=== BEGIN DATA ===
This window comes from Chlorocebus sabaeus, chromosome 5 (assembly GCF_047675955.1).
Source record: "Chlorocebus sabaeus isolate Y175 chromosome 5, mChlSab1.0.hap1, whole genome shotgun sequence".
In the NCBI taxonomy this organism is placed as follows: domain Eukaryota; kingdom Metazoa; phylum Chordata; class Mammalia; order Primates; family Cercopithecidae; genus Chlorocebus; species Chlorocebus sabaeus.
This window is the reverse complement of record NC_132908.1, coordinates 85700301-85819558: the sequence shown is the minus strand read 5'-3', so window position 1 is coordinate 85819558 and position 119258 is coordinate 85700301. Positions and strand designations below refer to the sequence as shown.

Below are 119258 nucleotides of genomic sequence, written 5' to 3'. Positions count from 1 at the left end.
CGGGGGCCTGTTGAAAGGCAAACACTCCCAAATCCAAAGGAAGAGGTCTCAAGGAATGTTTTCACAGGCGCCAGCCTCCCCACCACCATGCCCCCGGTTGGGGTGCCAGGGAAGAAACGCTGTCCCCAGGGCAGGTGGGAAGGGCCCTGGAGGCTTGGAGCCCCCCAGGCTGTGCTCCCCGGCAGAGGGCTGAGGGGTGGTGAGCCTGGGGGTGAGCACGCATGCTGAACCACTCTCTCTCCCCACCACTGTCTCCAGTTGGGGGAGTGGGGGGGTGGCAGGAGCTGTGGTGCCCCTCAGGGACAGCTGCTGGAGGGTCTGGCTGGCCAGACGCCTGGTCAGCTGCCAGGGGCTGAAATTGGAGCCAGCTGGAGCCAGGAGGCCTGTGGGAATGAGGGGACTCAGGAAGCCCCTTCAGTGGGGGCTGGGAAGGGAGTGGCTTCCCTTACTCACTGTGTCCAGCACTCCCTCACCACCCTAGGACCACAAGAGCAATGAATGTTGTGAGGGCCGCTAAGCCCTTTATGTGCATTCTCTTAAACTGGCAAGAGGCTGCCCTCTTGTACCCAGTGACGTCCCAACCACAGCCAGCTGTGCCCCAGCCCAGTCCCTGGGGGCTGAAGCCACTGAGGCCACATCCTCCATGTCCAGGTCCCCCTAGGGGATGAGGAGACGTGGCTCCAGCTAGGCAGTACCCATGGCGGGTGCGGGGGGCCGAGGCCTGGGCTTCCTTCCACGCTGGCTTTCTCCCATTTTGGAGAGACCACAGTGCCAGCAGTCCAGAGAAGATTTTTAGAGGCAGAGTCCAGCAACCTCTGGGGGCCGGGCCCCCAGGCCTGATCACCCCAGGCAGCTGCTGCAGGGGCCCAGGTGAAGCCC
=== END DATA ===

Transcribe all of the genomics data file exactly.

This window comes from Chlorocebus sabaeus, chromosome 5 (assembly GCF_047675955.1).
Source record: "Chlorocebus sabaeus isolate Y175 chromosome 5, mChlSab1.0.hap1, whole genome shotgun sequence".
In the NCBI taxonomy this organism is placed as follows: domain Eukaryota; kingdom Metazoa; phylum Chordata; class Mammalia; order Primates; family Cercopithecidae; genus Chlorocebus; species Chlorocebus sabaeus.
This window is the reverse complement of record NC_132908.1, coordinates 85700301-85819558: the sequence shown is the minus strand read 5'-3', so window position 1 is coordinate 85819558 and position 119258 is coordinate 85700301. Positions and strand designations below refer to the sequence as shown.

Below are 119258 nucleotides of genomic sequence, written 5' to 3'. Positions count from 1 at the left end.
CGGGGGCCTGTTGAAAGGCAAACACTCCCAAATCCAAAGGAAGAGGTCTCAAGGAATGTTTTCACAGGCGCCAGCCTCCCCACCACCATGCCCCCGGTTGGGGTGCCAGGGAAGAAACGCTGTCCCCAGGGCAGGTGGGAAGGGCCCTGGAGGCTTGGAGCCCCCCAGGCTGTGCTCCCCGGCAGAGGGCTGAGGGGTGGTGAGCCTGGGGGTGAGCACGCATGCTGAACCACTCTCTCTCCCCACCACTGTCTCCAGTTGGGGGAGTGGGGGGGTGGCAGGAGCTGTGGTGCCCCTCAGGGACAGCTGCTGGAGGGTCTGGCTGGCCAGACGCCTGGTCAGCTGCCAGGGGCTGAAATTGGAGCCAGCTGGAGCCAGGAGGCCTGTGGGAATGAGGGGACTCAGGAAGCCCCTTCAGTGGGGGCTGGGAAGGGAGTGGCTTCCCTTACTCACTGTGTCCAGCACTCCCTCACCACCCTAGGACCACAAGAGCAATGAATGTTGTGAGGGCCGCTAAGCCCTTTATGTGCATTCTCTTAAACTGGCAAGAGGCTGCCCTCTTGTACCCAGTGACGTCCCAACCACAGCCAGCTGTGCCCCAGCCCAGTCCCTGGGGGCTGAAGCCACTGAGGCCACATCCTCCATGTCCAGGTCCCCCTAGGGGATGAGGAGACGTGGCTCCAGCTAGGCAGTACCCATGGCGGGTGCGGGGGGCCGAGGCCTGGGCTTCCTTCCACGCTGGCTTTCTCCCATTTTGGAGAGACCACAGTGCCAGCAGTCCAGAGAAGATTTTTAGAGGCAGAGTCCAGCAACCTCTGGGGGCCGGGCCCCCAGGCCTGATCACCCCAGGCAGCTGCTGCAGGGGCCCAGGTGAAGCCC